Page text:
Opinion article

Budget 2019: Money in people's pockets but the need to enhance productivity remains

In a follow up piece analysing the Federal Budget, Jeremy Thorpe writes the Government should be congratulated for being responsible with its announcements. He argues, however, that a need for a true productivity enhancing reform agenda remains. 

Twelve years ago Apple announces the release of its very first iphone, seven wonders of the modern world were announced based on over 100 million votes from people in 200 countries, the new Wembley stadium in the UK was completed, the seventh and final Harry Potter book was published selling over 11 million copies in the first 24 hours and John Howard was PM.
This Budget allowed the Treasurer to claim the first surplus in 12 years, a $7.1 billion forecast, thanks to some prudent economic management and a bit of luck. But these announcements were always going to be shaped by the political reality of a Federal election only weeks away. I’m not sure what AC/DC would think but the Government screamed out that they are ‘back in black’. 
In my pre-budget post I spoke of the need of a delicate balancing act between short-term sentiment and long- term concerns, and the Government needs to be congratulated for being relatively responsible in its announcements.

The forecasts are that net debt will be eliminated within a decade but there are ongoing challenges. Despite robust employment, the macroeconomic environment painted in the Budget reflects an Australian economy with modest growth ambitions.

The country is in an extended period of low wages growth so putting more money in the pockets of 10 million low- to middle-income Australians through personal tax cuts was an important announcement in this environment. A country of low wages growth, rising costs of living, with job security concerns, and with house prices falling; we are seeing some instability, reduced consumer spending and a fragile market. 

The hope is that with the extra money in people’s pockets consumers will go and spend which is good for retailers and business; this will be a stimulus the country needs, and a step in maintaining forward economic momentum. However, even with this stimulus the projected economic growth is relatively modest (and even then relies on a number of questionable labour market assumptions).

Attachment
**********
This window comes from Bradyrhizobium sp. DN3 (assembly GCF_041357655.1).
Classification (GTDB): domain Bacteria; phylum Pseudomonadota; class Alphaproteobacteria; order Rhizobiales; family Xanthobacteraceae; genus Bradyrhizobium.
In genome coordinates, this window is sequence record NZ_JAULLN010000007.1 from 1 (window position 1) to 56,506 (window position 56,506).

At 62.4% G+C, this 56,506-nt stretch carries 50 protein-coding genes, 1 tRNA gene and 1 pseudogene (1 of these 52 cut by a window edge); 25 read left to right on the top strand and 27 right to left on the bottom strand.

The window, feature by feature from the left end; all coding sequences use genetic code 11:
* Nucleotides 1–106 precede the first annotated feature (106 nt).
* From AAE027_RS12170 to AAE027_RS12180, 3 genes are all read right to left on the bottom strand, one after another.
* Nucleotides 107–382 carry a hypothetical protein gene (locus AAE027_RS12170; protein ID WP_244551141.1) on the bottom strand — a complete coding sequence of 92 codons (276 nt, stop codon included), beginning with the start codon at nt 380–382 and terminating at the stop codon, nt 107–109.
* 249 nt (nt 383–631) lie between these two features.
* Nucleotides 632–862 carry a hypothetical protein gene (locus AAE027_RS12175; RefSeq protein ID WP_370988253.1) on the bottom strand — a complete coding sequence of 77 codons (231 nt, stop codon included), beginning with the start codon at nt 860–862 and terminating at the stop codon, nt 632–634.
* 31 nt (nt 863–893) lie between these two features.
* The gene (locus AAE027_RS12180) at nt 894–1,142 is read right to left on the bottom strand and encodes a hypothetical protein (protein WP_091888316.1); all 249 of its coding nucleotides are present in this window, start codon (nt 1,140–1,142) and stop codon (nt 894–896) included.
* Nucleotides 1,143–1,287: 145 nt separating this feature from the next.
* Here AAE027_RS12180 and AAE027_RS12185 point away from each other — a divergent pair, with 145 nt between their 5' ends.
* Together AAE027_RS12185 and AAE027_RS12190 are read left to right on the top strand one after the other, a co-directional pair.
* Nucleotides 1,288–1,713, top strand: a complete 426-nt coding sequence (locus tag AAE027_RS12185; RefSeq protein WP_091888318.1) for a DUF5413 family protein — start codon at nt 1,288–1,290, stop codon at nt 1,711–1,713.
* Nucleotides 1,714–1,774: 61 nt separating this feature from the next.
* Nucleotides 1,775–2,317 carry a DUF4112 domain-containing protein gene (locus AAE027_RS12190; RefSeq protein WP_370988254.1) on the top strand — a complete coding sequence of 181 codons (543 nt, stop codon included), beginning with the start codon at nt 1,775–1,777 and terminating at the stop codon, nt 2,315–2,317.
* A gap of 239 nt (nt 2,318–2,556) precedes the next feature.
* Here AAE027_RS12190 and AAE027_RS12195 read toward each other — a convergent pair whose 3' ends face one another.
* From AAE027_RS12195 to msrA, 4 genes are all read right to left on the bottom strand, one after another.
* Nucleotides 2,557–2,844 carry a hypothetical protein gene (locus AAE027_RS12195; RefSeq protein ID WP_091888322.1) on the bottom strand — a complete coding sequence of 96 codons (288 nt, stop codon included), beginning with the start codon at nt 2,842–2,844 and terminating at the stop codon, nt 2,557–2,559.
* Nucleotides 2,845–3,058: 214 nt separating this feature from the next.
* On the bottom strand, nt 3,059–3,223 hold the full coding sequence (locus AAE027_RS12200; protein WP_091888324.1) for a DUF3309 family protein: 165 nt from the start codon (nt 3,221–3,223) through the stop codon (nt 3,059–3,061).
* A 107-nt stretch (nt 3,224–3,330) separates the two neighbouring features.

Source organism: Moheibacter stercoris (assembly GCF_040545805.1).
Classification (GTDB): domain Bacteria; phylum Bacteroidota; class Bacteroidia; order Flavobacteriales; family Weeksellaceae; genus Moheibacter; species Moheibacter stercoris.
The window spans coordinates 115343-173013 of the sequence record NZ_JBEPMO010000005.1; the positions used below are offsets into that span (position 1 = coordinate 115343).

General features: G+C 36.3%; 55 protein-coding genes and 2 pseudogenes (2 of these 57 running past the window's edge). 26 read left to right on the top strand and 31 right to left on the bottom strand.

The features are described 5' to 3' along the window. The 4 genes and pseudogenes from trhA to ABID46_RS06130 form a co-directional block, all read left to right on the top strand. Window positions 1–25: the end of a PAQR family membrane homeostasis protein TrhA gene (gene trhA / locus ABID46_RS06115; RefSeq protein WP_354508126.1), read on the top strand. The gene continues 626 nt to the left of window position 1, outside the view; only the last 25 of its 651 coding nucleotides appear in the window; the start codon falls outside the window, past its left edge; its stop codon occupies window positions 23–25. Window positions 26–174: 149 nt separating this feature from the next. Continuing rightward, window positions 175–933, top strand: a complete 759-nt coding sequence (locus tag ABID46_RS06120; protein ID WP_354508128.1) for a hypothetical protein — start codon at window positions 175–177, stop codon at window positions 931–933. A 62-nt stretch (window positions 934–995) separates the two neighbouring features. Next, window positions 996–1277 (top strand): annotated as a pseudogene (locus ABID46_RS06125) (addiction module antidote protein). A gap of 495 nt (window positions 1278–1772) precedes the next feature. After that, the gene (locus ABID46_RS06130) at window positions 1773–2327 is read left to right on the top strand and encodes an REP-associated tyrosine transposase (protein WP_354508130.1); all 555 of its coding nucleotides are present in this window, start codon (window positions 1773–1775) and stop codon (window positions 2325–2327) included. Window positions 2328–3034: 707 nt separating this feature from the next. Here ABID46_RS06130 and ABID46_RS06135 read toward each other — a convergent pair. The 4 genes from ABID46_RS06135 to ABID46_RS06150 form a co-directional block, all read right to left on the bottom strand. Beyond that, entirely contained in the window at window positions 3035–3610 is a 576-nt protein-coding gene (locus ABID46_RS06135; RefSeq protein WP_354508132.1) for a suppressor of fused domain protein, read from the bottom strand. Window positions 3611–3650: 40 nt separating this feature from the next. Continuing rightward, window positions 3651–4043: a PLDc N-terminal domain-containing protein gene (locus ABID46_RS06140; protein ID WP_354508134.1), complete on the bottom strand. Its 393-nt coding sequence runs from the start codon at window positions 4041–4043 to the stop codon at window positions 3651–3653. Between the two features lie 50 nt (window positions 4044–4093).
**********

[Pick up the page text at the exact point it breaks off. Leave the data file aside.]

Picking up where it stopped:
Plus the country is facing some domestic and international headwinds – including a slowing China, likely lower wages growth than projected in the Budget, the house price correction – and so the challenge to facilitate improved productivity still remains. Indeed improved productivity is the only really sustainable path to higher wages.

The Budget addresses some issues associated with improved productivity – skills, congestion, etc – but they are piecemeal and in any case will take time to come to fruition.

The need for a true productivity enhancing reform agenda remains. While politically challenging, tax reform (road pricing, land tax, GST, corporate taxes) remains a priority, as does ongoing regulatory reform to reduce red tape across all levels of government, as well as making our cities work more productively.

While not politically palatable, the national interest requires us to continue to press for these reforms.

To watch PwC’s budget insight event on demand, plus detailed visit https://pwc.to/2HXrlka
About the authors

Jeremy Thorpe

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Jeremy is a Partner in PwC’s national Economics & Policy team and is the firm’s Chief Economist. He formerly worked at the Commonwealth Treasury and the Productivity Commission.

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